What Are the Most Important Timing Factors for Low Power Precision Signal Chain Applications? Part 2


This article explains timing factors and solutions for reducing power while maintaining precision in low power systems, as required for measurement and monitoring applications. It explains the factors that influence timing when the ADC of choice is a successive approximation register (SAR) ADC. For sigma-delta (∑-Δ) architectures, the timing considerations differ (see Part 1 of this article series). It explores signal chain considerations in analog front-end timing, ADC timing, and digital interface timing.

Analog Front-End Timing Considerations

These three blocks in Figure 1 can be viewed independently starting with the analog front end (AFE). The type of signal chain will change the AFE but there are some common aspects that can apply to most circuits.

Figure 1. AFE timing considerations with a multiplexed SAR ADC.

Figure 2 shows the AD4696 SAR ADC, the external amplifier, and a low-pass filter that make up the AFE. The AD4696 is a 16-bit, 1 MSPS multiplexed SAR ADC with Easy Drive™ features. While external amplifiers and circuitry are required to interface with external sensors, Easy Drive features such as analog input high-Z mode and reference input high-Z mode reduce the analog input and reference drive requirements. In higher power applications, the SAR ADC’s antialiasing filter design needs to be aggressive, but for sampling lower bandwidth signals, typical of low power applications, the filter design is less demanding. The benefit to a sigma-delta architecture is that we can rely on the digital filter to determine frequency response and use the external antialiasing filter to filter at the modulator frequency. In the absence of oversampling and the inherent filtering qualities, an external analog low-pass filter is required to prevent any higher frequency signals present above the sample rate aliasing into the passband. The low-pass filter also acts to reduce wideband noise from the analog front-end circuitry, reduce the nonlinear voltage kickbacks that occur at the analog inputs, and protect the analog inputs from overvoltage events. The same principle applies to the timing considerations. See the antialiasing filter section in the article “What Are the Most Important Timing Factors for Low Power Precision Signal Chain Applications? Part 1.”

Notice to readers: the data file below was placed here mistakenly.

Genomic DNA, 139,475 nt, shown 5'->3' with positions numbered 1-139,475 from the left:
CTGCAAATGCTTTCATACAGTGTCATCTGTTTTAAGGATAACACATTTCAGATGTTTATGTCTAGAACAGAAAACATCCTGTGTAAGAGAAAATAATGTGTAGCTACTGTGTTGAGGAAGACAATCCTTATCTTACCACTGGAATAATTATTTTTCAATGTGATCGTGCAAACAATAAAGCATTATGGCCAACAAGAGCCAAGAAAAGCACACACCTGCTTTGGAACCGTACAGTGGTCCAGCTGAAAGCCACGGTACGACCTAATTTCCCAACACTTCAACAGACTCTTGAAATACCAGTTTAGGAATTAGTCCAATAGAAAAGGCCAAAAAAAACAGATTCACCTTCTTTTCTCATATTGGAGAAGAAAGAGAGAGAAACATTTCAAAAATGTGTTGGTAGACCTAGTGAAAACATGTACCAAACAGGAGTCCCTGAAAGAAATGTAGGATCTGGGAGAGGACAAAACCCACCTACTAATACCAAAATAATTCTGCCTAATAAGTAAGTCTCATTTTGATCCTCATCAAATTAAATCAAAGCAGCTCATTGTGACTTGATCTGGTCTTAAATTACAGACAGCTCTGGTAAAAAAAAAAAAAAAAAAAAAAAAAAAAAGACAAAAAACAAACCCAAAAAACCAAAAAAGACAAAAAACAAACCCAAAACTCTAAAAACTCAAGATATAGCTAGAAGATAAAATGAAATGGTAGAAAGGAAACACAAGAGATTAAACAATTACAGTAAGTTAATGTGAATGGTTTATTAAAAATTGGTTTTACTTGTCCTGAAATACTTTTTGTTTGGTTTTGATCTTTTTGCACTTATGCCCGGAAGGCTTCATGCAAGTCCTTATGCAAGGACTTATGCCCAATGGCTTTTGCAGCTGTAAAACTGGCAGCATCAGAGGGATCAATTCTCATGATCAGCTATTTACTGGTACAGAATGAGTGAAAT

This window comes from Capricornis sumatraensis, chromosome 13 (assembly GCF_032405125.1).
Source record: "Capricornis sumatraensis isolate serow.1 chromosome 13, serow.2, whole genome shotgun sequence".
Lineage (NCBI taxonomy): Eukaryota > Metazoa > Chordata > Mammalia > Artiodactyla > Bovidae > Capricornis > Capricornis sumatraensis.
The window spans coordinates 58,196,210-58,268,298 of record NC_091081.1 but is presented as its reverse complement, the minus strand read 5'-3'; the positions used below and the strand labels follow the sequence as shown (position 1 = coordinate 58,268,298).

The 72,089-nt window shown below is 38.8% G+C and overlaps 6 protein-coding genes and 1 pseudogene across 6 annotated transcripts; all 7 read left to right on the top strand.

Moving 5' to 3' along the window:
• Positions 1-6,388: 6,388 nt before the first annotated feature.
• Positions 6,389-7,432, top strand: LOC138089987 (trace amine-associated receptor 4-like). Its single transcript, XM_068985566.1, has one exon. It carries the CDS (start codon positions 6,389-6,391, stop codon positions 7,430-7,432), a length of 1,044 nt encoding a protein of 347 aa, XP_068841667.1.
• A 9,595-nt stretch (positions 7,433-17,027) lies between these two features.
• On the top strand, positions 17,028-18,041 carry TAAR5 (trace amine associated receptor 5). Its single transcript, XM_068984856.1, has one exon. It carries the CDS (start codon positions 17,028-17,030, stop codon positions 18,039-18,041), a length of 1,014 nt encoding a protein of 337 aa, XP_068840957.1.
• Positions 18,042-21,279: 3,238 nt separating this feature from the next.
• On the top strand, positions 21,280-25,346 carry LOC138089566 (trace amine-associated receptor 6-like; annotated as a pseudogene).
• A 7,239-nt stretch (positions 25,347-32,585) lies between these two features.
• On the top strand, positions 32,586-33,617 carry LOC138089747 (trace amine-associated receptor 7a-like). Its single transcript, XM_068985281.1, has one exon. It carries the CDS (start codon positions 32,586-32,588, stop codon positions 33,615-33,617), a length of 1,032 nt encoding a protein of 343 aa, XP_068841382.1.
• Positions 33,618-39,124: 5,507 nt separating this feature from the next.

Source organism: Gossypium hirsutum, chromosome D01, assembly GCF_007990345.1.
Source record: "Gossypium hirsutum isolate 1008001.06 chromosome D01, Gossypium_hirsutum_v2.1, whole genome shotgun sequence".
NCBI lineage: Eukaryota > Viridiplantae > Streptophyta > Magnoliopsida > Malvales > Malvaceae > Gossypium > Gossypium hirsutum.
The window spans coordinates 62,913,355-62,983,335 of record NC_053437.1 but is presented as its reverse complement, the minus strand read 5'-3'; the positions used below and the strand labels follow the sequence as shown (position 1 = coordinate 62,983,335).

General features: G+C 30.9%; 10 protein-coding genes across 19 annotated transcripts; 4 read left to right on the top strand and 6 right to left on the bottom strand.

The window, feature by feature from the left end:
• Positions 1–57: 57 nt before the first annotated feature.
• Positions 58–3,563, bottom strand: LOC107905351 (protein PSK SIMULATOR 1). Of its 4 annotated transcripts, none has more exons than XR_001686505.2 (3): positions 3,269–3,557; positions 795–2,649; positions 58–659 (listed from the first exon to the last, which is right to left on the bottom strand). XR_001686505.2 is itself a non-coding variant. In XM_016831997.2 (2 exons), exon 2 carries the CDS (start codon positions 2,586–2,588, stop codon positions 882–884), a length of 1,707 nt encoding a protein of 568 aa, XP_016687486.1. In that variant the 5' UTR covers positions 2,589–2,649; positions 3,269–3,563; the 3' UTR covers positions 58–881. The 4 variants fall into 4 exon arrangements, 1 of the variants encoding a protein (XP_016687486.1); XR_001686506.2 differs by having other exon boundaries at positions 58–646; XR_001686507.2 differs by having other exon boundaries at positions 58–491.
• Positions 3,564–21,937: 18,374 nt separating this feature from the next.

The SAR ADCs, while sampling, incorporate a sample-and-hold mechanism, which is a switch and a capacitor that captures the input signal until a conversion is gathered.

Figure 2. The AD4696 SAR ADC with an external kickback RC filter and a driver amplifier.